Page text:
Success rates for fertility treatments vary depending on a lot of different factors, but the woman’s age is a big one.
After the mid-30s, the success rate of fertility treatments declines partly because it’s harder for the woman to get pregnant using assistive reproductive technology and partly because the rate of miscarriage increases with age. This is even more true after age 40.
Success rates can also vary depending on the number of embryos implanted.
However, it doesn’t mean the doctor should transfer a lot of embryos at once.
When more and more embryos are used, it doesn’t improve the rate of success, but it does increase the likelihood of multiple babies.
The federal government requires fertility clinics to report their IVF treatment cycle success rates. So you can view IVF success rates by clinic using the SART website.
Financial Information and Costs for Reproductive Medicine
Fertility services pricing varies depending on the procedure and the clinic. Because of this, you need to contact the center you’re considering for the exact fertility doctor cost.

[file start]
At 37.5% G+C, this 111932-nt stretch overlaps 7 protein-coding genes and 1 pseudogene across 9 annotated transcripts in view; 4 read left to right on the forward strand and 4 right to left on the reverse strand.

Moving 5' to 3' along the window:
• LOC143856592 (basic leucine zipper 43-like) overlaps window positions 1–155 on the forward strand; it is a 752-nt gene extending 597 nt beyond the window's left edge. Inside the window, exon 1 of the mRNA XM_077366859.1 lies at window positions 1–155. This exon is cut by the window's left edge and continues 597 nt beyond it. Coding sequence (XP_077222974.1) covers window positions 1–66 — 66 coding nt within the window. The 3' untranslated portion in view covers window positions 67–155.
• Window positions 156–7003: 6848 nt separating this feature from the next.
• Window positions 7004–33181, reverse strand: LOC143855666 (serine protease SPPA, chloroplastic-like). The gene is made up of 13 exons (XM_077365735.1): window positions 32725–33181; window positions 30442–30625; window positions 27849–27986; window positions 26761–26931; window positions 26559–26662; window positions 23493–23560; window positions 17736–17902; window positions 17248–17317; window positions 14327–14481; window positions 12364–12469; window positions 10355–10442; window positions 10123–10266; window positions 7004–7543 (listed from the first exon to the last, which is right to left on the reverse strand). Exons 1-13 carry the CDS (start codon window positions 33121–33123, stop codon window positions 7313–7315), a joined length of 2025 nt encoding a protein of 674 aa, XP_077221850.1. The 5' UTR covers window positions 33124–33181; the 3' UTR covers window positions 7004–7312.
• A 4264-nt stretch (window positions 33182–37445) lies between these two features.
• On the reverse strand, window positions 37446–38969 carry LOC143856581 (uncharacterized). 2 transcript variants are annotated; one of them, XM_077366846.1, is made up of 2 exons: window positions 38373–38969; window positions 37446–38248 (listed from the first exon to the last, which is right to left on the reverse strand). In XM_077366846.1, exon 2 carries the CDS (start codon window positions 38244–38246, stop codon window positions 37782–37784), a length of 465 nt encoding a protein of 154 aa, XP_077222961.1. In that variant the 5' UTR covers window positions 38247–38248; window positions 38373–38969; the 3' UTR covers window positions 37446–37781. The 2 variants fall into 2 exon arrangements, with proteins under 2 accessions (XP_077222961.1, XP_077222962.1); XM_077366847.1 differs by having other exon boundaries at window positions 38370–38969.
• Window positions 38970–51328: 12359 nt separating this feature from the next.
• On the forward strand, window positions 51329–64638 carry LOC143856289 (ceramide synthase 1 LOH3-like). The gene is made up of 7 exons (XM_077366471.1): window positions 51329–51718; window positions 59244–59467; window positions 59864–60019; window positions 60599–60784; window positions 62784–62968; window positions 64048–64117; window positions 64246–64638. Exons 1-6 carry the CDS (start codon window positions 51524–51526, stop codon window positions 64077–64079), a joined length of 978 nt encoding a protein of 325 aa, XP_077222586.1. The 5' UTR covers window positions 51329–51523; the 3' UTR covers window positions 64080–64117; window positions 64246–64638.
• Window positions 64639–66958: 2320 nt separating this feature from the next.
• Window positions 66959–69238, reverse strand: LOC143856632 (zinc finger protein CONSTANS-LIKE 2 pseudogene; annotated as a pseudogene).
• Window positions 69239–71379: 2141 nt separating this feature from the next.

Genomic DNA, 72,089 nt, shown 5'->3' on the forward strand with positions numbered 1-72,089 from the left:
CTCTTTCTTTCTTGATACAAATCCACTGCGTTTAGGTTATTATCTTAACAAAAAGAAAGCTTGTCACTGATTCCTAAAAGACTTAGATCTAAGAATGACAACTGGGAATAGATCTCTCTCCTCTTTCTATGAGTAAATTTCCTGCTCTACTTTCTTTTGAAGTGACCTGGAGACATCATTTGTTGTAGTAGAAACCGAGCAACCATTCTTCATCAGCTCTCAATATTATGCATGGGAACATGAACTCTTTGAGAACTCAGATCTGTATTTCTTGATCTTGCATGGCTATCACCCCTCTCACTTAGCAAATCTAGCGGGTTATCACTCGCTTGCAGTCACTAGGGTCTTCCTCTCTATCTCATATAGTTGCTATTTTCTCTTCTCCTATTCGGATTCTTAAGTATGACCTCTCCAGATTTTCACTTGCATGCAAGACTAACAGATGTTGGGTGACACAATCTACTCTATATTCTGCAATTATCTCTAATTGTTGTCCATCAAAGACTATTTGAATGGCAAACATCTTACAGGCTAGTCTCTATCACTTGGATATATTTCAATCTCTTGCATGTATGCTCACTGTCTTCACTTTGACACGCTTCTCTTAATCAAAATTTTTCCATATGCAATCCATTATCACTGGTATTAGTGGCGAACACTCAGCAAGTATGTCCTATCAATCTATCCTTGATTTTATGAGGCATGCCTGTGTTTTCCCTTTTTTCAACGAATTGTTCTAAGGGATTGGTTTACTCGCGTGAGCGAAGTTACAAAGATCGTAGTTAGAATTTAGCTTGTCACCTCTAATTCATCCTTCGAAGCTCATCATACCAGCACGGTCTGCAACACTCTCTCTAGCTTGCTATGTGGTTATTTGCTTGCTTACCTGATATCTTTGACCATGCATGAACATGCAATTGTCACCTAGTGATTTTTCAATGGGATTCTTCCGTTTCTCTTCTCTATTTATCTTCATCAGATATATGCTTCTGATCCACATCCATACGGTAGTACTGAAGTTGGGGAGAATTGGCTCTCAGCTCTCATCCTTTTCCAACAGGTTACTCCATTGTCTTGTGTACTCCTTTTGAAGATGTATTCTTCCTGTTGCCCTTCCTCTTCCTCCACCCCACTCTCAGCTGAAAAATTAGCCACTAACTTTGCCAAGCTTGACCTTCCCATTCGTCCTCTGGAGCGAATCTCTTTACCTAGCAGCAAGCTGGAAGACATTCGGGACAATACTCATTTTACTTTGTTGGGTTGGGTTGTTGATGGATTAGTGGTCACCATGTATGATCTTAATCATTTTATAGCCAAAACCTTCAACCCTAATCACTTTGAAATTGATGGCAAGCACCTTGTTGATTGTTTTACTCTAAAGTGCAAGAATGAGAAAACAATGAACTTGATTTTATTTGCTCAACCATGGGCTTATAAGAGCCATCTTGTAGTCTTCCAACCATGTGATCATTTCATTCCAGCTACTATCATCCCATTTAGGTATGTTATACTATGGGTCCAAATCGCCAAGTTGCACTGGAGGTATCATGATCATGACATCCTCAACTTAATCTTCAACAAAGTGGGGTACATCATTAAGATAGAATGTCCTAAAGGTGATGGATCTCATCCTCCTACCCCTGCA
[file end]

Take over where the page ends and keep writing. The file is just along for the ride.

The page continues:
Keep in mind though, IVF costs average between $12,000 and $15,000 per treatment cycle and many women require more than one cycle.
If you’re wondering, “Does insurance cover in vitro fertilization?” You might be relieved to discover in some instances it does.
In fact, there are 14 states with laws requiring insurers to cover infertility treatment and two states have laws requiring insurers to offer coverage for infertility treatment.
Also, even if you don’t live in a state that requires insurance companies to provide or offer coverage for IVF, your health insurance plan may still cover it.
It’s important to contact your health insurance company to determine exactly what infertility treatment options are covered because each plan is different.
For example, some plans may cover in vitro fertilization but not the accompanying injections that the woman needs, while others might cover both. Some plans may not cover the process at all.
How Many Fertility Clinics Are in the U.S.?
According to ResearchAndMarkets.com’s 2018 U.S. Fertility Clinics and Infertility Services: An Industry Analysis report, there are approximately 480 fertility clinics, which includes male infertility clinics, in the United States.
There are also more than 100 sperm banks and an unknown number of egg donor centers.
Most are a part of small medical practices, hospitals, or universities.
However, IntegraMed is a large chain of fertility clinics. Also, CCRM has 11 fertility centers throughout the U.S. and Canada.
How to Find a Good Fertility Clinic
Human reproduction can be a sensitive topic. It’s certainly not something you want to leave up to just anyone.
It’s important to choose a good clinic, and it’s a lot easier to find one than you might think.